Buddy DeFranco, a jazz clarinetist who played with the big swing bands of Tommy Dorsey, Charlie Barnet and Gene Krupa, the Count Basie Septet and the George Shearing Trio and is considered the first player to authentically play bebop on the clarinet, has died. He was 91.
DeFranco died Wednesday in Panama City, Fla., after a period of declining health, according to his wife, Joyce.
Admired for his mastery of the clarinet in his early career as a swing band musician, DeFranco came to full prominence in the late 1940s and early ‘50s. Although the clarinet had been a stellar swing-era instrument in the hands of bandleaders such as Benny Goodman, Artie Shaw and Woody Herman, it did not initially find a visible role when bebop arrived in the ‘40s.
“I was the first clarinetist to play bebop on the instrument,” DeFranco told the Columbus (Ohio) Dispatch in 1993. “It turns out that was the beginning of a dry spell for the clarinet in jazz. It was a very difficult instrument on which to play bop.”
The New Grove Dictionary described the task in even broader strokes, noting that the clarinet is “incompatible with bebop.”
But DeFranco disagreed. “I wouldn’t say incompatible,” he told the Dispatch. “It’s simply harder to play bop on clarinet than any other instrument.”
DeFranco nonetheless took on the challenge. By the late ‘40s he had thoroughly established himself as the principal bebop clarinetist. And he would remain so for decades, exploring and mastering other new jazz ideas as they arrived. His influence persisted on generations of clarinetists, reaching across a diverse array of players, from Jimmy Giuffre to Eddie Daniels, Ken Peplowski, Anat Cohen and dozens of others.
He was born Boniface Ferdinand Leonardo DeFranco on Feb. 17, 1923, in Camden, N.J., to Leonardo and Louise DeFranco. His father was a piano tuner and a guitarist.
DeFranco was raised in a troubled family environment — his father lost his sight before DeFranco was born, and his mother was institutionalized after an attempted suicide.
Music provided a distraction, and his talent began to surface at an early age. DeFranco played mandolin at 5 and clarinet and alto saxophone at 8.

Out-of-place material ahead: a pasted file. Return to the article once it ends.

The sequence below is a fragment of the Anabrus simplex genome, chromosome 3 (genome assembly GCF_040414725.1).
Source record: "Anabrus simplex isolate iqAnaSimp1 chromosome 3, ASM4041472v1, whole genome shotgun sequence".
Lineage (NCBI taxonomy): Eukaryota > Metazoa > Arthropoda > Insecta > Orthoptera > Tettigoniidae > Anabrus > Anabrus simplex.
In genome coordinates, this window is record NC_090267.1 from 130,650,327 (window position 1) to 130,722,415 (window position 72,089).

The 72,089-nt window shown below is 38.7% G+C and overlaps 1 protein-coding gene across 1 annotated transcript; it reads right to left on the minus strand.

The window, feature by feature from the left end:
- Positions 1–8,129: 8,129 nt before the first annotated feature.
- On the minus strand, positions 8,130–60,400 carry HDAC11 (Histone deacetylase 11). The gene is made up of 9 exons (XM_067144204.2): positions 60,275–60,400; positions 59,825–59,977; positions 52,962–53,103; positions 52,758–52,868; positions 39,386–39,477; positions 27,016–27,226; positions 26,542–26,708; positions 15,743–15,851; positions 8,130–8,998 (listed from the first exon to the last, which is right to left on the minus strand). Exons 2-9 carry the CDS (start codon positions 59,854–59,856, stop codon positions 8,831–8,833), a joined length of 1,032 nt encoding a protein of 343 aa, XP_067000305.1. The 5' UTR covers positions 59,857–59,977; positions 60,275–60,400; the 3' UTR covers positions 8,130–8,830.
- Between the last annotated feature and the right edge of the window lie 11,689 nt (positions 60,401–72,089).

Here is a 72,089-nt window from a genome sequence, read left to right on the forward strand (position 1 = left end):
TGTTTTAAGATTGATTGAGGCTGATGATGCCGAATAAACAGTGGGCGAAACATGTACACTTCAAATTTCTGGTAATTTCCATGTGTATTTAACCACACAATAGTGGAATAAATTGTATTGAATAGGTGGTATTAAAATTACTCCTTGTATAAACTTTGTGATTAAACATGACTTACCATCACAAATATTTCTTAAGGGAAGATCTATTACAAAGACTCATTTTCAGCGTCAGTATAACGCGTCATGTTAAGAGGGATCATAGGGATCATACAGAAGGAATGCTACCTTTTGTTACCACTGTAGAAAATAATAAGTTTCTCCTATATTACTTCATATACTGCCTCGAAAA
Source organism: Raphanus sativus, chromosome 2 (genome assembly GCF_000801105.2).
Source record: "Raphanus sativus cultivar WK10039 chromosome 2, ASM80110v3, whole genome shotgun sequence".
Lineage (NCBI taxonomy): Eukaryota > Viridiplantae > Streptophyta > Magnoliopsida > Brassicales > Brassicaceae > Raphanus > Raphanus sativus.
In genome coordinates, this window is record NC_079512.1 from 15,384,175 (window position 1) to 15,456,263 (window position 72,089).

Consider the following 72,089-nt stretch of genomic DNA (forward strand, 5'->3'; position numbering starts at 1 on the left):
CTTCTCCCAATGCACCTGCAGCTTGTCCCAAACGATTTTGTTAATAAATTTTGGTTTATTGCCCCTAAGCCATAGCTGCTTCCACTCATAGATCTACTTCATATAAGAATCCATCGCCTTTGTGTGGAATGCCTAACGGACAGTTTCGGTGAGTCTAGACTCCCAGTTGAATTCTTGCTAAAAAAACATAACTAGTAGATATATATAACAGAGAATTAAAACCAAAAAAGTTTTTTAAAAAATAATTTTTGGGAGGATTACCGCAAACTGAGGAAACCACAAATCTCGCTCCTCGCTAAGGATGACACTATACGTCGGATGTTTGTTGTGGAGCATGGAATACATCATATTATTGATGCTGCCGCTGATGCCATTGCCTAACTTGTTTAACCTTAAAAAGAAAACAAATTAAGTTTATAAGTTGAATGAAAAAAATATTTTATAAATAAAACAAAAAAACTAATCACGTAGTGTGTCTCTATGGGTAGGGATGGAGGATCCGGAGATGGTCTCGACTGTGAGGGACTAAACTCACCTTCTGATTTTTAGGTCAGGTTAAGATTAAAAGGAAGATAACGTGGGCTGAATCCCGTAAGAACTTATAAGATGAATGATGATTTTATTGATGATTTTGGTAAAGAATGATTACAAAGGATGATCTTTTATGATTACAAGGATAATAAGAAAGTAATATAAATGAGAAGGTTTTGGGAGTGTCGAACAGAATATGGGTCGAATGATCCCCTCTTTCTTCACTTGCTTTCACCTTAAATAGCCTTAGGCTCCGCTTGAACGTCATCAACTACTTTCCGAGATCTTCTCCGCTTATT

At 14, he won a Tommy Dorsey national swing contest and performed on a Saturday night radio swing show with Gene Krupa. He attended the Mastbaum School of Music in Philadelphia and after graduating in 1939 joined the Johnny “Scat” Davis band. In 1941 he became a member of the Krupa big band, the first of several stints doubling on clarinet and saxophone with a string of big swing bands led by Dorsey, Barnet, Boyd Reyburn and others.
Moving to New York City in 1948, DeFranco arrived at a time when the jazz world was being transformed by startling new improvisational ideas called “bebop” that were being advanced by gifted young jazz artists such as alto saxophonist Charlie “Bird” Parker, trumpeter Dizzy Gillespie and pianist Bud Powell.
DeFranco was drawn to what he heard, well aware that bebop had not produced a clarinetist to match the adventurous playing advanced by Parker, in particular. “It was Charlie Parker,” he often said, “who completely turned me around.”
“I decided,” he told writer Ted Panken in Down Beat, “to play the clarinet like Bird articulated on the sax.” And he did so with a deeply effective sense of rhythmic swing that was also inspired by Parker.
Despite his successes as a bebop clarinetist, however, DeFranco, like other bebop players, found employment possibilities marginalized by the challenging aspects of the music. In the late ‘50s, he was drawn back to his original swing roots when he took over the leadership of the Glenn Miller Orchestra from 1966 to 1974, playing the long list of the Miller non-bebop hit songs from the swing era.
In later years, he returned to more challenging music during a lengthy, musically diverse partnership with vibraphonist Terry Gibbs, whose musical history — like DeFranco’s — reaches back into the bebop of the post-World War II years.
DeFranco recorded dozens of albums under his own leadership. And his resume includes musical associations with artists such as Gillespie, Art Tatum, Billie Holiday, Stan Getz, Nelson Riddle, Billy Eckstine and Oscar Peterson, attesting to an artistic versatility reaching beyond his well-deserved fame as the first bebop clarinetist.
In 2006 DeFranco received an NEA Jazz Masters Award. And, over the course of his long career, he consistently placed at the top of the jazz clarinet category in polls by Down Beat, Jazz Times and Playboy.
DeFranco is survived by his wife, Joyce, and their son, Charles “Chad” DeFranco.